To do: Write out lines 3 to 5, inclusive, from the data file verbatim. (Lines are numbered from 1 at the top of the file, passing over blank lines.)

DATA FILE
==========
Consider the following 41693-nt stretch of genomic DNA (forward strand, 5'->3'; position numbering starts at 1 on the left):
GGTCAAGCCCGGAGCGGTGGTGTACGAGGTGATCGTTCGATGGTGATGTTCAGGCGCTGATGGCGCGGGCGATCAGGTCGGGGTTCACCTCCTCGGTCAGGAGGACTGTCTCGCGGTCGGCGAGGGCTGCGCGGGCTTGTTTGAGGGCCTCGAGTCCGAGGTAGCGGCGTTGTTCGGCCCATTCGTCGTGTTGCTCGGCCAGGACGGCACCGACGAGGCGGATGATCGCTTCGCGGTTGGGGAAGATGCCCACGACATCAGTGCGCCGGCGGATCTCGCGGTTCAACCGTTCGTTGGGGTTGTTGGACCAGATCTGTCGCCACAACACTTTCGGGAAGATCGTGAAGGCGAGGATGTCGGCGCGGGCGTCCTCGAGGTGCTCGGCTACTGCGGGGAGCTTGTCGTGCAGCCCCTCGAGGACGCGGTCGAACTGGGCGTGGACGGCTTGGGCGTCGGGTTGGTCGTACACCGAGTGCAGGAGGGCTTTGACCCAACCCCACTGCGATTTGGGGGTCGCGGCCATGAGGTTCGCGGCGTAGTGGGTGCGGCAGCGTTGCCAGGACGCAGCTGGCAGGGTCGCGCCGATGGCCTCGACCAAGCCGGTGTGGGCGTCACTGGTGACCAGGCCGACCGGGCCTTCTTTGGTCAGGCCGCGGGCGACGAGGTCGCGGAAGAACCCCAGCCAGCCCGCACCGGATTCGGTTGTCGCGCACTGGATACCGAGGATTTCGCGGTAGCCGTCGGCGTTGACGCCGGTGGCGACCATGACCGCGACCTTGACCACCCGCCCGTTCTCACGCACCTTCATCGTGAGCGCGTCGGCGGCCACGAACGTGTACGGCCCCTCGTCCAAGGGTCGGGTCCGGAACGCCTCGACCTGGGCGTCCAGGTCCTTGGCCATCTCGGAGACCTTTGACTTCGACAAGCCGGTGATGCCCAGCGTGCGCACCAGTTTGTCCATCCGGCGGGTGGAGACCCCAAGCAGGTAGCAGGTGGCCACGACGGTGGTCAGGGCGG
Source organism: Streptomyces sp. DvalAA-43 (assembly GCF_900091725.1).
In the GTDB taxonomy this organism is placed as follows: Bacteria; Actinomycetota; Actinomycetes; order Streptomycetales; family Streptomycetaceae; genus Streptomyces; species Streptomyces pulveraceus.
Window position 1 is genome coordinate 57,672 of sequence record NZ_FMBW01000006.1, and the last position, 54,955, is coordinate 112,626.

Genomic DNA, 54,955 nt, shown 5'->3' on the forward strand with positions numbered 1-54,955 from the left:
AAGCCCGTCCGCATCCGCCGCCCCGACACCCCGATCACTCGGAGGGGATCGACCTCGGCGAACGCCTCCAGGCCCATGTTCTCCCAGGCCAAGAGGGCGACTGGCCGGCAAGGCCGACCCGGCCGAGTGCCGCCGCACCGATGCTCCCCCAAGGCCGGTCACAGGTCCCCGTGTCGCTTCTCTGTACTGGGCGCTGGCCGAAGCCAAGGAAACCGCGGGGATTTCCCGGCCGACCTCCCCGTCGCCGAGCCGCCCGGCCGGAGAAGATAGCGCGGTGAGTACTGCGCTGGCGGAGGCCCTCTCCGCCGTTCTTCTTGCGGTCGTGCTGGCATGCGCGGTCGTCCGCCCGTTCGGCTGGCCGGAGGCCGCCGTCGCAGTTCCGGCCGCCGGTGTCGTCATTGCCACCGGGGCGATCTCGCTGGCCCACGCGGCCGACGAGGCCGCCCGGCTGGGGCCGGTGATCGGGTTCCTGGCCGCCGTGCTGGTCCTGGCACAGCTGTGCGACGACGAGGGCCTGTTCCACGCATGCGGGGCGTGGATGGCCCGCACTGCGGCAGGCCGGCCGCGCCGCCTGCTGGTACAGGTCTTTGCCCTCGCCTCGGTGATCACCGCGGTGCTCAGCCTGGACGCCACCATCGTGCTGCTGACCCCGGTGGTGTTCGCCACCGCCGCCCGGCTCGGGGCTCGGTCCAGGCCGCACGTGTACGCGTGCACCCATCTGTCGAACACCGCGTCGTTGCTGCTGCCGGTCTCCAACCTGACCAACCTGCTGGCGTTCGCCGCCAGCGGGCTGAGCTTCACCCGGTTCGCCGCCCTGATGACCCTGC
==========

Source organism: Streptomyces sp. DvalAA-43 (assembly GCF_900091725.1).
In the GTDB taxonomy this organism is placed as follows: Bacteria; Actinomycetota; Actinomycetes; order Streptomycetales; family Streptomycetaceae; genus Streptomyces; species Streptomyces pulveraceus.
Window position 1 is genome coordinate 57,672 of sequence record NZ_FMBW01000006.1, and the last position, 54,955, is coordinate 112,626.